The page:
The European Court of Human Rights (the ECHR) condemned Turkey twice on Tuesday for the pre-trial detention of two journalists.
The ECHR condemned Turkey again after the detention in 2016 of singer and the writer Atilla Tas, due to several tweets, as well as articles published in the daily Meydan between 2011 and 2016, criticizing government policies.
Mr. Tas had been prosecuted for terrorism, the European court had already fined Ankara in November for its “interference” in freedom of expression and the pre-trial detention of several journalists from the opposition daily Cumhuriyet, a few months after the failed coup against the president Recep Tayyip Erdogan in 2016.
The ECHR orders Ankara to pay the applicant 12,275 euros for non-pecuniary damage and 3,175 euros for costs and expenses.
In this case, the judges of the ECHR decided that there had been a violation of the right to liberty and security (Article 5 of the European Convention on Human Rights) and of the right of freedom expression. (article 10).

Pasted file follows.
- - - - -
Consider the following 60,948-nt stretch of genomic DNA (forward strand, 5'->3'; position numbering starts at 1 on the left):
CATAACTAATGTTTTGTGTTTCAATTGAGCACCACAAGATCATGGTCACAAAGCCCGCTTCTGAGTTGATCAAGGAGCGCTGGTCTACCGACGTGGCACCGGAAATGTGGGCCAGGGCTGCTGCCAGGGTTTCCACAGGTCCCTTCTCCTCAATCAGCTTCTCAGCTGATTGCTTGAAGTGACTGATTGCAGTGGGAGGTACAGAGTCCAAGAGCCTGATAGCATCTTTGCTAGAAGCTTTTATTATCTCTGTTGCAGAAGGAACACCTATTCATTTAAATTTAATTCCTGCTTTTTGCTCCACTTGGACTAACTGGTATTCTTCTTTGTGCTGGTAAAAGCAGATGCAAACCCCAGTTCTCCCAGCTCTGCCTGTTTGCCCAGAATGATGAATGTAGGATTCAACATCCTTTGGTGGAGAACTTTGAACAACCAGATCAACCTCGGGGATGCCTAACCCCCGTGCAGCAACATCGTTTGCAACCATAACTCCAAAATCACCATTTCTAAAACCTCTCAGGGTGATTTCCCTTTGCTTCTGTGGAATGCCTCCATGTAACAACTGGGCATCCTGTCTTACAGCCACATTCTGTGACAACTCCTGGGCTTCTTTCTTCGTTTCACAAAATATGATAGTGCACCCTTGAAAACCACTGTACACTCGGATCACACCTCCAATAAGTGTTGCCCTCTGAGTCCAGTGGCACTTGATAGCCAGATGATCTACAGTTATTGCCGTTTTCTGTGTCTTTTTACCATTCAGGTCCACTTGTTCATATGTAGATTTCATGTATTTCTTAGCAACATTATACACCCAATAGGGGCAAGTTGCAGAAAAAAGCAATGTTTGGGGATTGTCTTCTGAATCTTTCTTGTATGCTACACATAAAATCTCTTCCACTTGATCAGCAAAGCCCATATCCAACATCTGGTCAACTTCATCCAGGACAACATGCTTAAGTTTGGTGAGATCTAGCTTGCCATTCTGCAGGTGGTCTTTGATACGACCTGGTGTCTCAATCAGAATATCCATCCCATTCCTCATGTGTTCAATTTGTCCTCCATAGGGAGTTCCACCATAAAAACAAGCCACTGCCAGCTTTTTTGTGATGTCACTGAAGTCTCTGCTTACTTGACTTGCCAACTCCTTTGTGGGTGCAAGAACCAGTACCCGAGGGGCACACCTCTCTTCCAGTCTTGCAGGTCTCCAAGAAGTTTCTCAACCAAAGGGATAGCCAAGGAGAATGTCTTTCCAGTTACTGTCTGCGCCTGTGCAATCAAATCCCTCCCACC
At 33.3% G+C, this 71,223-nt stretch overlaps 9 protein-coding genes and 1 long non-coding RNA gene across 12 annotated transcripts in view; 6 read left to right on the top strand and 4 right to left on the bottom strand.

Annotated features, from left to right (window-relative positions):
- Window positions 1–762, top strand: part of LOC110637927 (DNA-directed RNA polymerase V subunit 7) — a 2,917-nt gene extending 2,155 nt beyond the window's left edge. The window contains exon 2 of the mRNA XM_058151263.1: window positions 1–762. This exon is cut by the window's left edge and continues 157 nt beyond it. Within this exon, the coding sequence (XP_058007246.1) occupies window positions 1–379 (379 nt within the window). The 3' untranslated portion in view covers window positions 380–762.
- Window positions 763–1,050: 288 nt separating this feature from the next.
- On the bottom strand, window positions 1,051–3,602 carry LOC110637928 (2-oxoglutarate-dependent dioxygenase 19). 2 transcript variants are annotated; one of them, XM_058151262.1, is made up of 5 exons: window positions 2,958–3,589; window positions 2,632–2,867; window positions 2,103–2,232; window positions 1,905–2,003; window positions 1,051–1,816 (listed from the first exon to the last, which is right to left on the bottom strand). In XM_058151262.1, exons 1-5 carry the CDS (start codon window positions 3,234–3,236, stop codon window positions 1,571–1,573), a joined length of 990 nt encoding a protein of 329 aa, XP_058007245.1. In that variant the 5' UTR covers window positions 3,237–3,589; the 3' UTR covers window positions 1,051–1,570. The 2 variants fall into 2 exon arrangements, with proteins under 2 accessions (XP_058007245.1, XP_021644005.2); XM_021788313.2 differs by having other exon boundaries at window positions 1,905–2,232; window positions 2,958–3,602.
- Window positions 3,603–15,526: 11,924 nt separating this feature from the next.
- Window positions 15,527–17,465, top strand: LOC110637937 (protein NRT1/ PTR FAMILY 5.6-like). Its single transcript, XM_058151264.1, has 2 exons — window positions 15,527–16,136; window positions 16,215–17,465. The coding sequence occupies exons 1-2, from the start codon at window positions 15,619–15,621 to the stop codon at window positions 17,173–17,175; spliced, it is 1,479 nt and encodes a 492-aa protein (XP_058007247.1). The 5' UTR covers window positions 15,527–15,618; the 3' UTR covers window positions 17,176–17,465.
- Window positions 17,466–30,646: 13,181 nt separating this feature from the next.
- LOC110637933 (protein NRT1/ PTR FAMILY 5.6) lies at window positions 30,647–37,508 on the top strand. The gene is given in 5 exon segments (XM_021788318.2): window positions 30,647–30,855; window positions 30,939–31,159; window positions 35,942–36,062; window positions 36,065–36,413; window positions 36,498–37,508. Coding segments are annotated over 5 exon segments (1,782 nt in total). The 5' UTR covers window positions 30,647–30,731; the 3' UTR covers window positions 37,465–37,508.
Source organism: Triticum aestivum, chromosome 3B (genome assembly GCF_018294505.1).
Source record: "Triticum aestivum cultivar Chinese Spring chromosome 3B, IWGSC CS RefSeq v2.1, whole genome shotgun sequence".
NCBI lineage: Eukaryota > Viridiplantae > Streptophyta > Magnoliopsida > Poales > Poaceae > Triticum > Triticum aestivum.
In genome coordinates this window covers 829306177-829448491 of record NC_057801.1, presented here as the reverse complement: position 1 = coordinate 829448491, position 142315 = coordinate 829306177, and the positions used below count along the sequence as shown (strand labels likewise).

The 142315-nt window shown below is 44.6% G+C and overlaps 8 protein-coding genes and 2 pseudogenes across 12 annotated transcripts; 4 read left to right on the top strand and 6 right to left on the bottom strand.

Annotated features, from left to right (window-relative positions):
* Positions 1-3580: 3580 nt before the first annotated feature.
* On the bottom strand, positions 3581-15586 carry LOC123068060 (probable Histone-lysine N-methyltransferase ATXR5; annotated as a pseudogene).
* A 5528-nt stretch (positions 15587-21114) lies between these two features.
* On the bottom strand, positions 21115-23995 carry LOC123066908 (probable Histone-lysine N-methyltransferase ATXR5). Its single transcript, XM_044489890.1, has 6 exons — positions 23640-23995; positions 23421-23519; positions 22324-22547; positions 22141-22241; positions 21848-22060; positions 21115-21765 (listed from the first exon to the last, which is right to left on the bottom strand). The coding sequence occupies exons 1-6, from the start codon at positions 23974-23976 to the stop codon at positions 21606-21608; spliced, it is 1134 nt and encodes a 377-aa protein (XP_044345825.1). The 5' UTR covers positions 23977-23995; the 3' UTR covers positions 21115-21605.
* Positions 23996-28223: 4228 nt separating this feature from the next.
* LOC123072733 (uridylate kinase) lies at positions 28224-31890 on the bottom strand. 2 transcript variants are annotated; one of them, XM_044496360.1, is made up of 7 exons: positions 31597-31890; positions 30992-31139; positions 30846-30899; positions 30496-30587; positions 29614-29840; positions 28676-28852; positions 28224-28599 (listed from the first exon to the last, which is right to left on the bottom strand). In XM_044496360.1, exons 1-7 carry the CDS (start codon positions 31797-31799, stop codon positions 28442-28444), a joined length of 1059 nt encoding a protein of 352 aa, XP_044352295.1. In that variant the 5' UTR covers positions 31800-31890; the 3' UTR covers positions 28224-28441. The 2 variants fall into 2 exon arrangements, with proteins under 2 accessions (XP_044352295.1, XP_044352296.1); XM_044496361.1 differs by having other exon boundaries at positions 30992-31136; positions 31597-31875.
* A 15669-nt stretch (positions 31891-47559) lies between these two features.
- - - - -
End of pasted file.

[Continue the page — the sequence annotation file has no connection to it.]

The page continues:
In a second case, which happened in 2010, the ECHR also another case condemned Turkey of no “evidence” to support the charge.
Mehdi Tanrikulu was under pre-trial detention, he’s editor-in-chief of the daily Azadiya Welat, the newspaper published in Kurdish language in Turkey.
Turkey was accused by NGOs of undermining press freedom by arresting journalists and shutting down media, Turkey was 157th out of 180 in the 2019 press freedom ranking established by Reporters Without Borders (RSF). According to the “Press Freedom 2020” report prepared by the CHP last week, the media condition has worsened.
In general, the report notes that 2020 has been a very difficult year for journalists and press freedom in Turkey.